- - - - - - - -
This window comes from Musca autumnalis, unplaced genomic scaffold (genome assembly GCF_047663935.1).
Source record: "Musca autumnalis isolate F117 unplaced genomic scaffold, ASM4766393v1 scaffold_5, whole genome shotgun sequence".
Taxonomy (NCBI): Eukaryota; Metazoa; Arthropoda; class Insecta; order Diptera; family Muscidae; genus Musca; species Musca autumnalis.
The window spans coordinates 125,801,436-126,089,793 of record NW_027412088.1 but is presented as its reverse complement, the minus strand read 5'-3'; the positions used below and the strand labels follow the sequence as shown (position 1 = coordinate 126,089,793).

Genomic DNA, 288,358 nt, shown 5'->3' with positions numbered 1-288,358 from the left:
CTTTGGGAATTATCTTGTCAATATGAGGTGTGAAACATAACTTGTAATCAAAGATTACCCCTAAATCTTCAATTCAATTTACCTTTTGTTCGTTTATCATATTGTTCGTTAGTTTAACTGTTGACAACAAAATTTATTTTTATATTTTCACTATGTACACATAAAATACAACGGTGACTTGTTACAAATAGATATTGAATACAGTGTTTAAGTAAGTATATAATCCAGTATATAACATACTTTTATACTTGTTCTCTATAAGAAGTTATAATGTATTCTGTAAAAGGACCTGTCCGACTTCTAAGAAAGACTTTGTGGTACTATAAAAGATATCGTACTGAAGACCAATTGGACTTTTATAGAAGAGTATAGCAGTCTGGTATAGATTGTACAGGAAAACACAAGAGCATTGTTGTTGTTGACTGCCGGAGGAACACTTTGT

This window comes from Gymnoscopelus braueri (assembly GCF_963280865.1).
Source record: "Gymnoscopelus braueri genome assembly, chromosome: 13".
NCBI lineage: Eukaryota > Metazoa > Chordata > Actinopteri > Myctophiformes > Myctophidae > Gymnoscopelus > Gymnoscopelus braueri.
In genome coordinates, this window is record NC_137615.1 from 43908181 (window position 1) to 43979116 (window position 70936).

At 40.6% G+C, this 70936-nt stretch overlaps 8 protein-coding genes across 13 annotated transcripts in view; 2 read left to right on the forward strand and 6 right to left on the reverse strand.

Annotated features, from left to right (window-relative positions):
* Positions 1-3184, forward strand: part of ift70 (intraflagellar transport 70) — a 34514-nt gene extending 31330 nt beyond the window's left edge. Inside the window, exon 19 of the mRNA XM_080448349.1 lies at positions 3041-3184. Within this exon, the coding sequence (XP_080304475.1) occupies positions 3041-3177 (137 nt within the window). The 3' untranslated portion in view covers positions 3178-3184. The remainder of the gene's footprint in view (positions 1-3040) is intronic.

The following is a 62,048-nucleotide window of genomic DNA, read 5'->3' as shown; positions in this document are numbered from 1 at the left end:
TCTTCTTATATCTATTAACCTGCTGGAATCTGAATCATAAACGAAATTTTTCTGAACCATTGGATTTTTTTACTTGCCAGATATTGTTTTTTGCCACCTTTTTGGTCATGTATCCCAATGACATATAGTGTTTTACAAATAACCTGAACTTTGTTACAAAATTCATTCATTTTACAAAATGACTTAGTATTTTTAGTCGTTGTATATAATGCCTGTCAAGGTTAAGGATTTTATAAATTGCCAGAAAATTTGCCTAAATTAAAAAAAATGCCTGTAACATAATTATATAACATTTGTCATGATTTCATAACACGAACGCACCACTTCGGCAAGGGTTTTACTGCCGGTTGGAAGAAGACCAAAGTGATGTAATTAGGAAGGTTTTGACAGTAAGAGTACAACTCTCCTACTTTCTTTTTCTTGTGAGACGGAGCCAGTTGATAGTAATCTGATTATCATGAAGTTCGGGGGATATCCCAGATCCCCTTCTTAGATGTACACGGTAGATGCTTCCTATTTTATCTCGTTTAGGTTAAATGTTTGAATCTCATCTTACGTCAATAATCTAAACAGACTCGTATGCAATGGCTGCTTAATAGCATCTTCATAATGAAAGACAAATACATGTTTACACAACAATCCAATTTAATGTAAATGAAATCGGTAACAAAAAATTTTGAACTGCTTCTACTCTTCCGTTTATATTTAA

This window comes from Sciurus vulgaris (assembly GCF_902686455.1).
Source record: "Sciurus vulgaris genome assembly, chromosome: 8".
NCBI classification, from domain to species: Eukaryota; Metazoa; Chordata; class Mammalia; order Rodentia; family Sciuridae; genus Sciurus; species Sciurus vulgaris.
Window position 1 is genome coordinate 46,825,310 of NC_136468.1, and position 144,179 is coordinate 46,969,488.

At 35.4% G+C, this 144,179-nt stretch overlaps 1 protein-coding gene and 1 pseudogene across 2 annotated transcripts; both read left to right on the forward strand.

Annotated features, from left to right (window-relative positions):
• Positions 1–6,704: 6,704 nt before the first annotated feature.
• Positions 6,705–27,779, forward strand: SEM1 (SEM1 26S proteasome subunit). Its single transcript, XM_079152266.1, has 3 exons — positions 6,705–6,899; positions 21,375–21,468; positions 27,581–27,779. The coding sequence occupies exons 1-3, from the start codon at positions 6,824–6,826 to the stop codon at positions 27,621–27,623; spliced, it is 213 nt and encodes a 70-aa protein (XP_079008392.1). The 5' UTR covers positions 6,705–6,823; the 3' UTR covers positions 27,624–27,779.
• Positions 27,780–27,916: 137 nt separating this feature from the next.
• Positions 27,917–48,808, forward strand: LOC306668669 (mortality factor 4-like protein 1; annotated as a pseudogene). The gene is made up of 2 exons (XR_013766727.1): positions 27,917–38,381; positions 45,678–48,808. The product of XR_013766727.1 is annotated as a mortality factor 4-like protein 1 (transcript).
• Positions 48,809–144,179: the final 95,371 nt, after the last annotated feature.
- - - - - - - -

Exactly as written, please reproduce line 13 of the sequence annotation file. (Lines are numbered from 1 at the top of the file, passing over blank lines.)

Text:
* Positions 1-3184, forward strand: part of ift70 (intraflagellar transport 70) — a 34514-nt gene extending 31330 nt beyond the window's left edge. Inside the window, exon 19 of the mRNA XM_080448349.1 lies at positions 3041-3184. Within this exon, the coding sequence (XP_080304475.1) occupies positions 3041-3177 (137 nt within the window). The 3' untranslated portion in view covers positions 3178-3184. The remainder of the gene's footprint in view (positions 1-3040) is intronic.